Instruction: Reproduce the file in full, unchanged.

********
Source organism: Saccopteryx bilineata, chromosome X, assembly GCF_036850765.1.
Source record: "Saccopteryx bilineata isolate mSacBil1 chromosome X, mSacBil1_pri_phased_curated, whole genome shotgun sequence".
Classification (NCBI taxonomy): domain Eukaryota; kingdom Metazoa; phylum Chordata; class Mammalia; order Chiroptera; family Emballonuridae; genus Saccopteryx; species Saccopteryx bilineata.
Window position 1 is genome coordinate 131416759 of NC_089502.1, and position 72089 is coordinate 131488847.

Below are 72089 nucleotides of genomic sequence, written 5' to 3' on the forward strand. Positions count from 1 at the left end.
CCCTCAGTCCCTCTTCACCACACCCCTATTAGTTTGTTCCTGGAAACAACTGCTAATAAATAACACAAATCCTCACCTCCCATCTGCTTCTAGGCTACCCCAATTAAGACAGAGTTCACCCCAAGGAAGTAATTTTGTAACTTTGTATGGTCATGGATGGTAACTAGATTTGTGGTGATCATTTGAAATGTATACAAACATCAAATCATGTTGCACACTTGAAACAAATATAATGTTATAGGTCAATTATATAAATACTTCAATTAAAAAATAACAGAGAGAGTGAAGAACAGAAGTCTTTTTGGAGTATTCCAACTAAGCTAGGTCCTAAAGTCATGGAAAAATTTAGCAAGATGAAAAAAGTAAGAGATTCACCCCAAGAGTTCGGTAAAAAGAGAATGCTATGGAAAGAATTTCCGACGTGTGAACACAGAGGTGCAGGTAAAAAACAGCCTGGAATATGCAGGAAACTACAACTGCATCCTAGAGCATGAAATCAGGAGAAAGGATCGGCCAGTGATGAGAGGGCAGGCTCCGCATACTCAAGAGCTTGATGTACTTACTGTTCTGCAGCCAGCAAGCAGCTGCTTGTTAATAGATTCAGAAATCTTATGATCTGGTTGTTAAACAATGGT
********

Source organism: Saccopteryx bilineata, chromosome X, assembly GCF_036850765.1.
Source record: "Saccopteryx bilineata isolate mSacBil1 chromosome X, mSacBil1_pri_phased_curated, whole genome shotgun sequence".
Classification (NCBI taxonomy): domain Eukaryota; kingdom Metazoa; phylum Chordata; class Mammalia; order Chiroptera; family Emballonuridae; genus Saccopteryx; species Saccopteryx bilineata.
Window position 1 is genome coordinate 131416759 of NC_089502.1, and position 72089 is coordinate 131488847.

Below are 72089 nucleotides of genomic sequence, written 5' to 3' on the forward strand. Positions count from 1 at the left end.
CCCTCAGTCCCTCTTCACCACACCCCTATTAGTTTGTTCCTGGAAACAACTGCTAATAAATAACACAAATCCTCACCTCCCATCTGCTTCTAGGCTACCCCAATTAAGACAGAGTTCACCCCAAGGAAGTAATTTTGTAACTTTGTATGGTCATGGATGGTAACTAGATTTGTGGTGATCATTTGAAATGTATACAAACATCAAATCATGTTGCACACTTGAAACAAATATAATGTTATAGGTCAATTATATAAATACTTCAATTAAAAAATAACAGAGAGAGTGAAGAACAGAAGTCTTTTTGGAGTATTCCAACTAAGCTAGGTCCTAAAGTCATGGAAAAATTTAGCAAGATGAAAAAAGTAAGAGATTCACCCCAAGAGTTCGGTAAAAAGAGAATGCTATGGAAAGAATTTCCGACGTGTGAACACAGAGGTGCAGGTAAAAAACAGCCTGGAATATGCAGGAAACTACAACTGCATCCTAGAGCATGAAATCAGGAGAAAGGATCGGCCAGTGATGAGAGGGCAGGCTCCGCATACTCAAGAGCTTGATGTACTTACTGTTCTGCAGCCAGCAAGCAGCTGCTTGTTAATAGATTCAGAAATCTTATGATCTGGTTGTTAAACAATGGT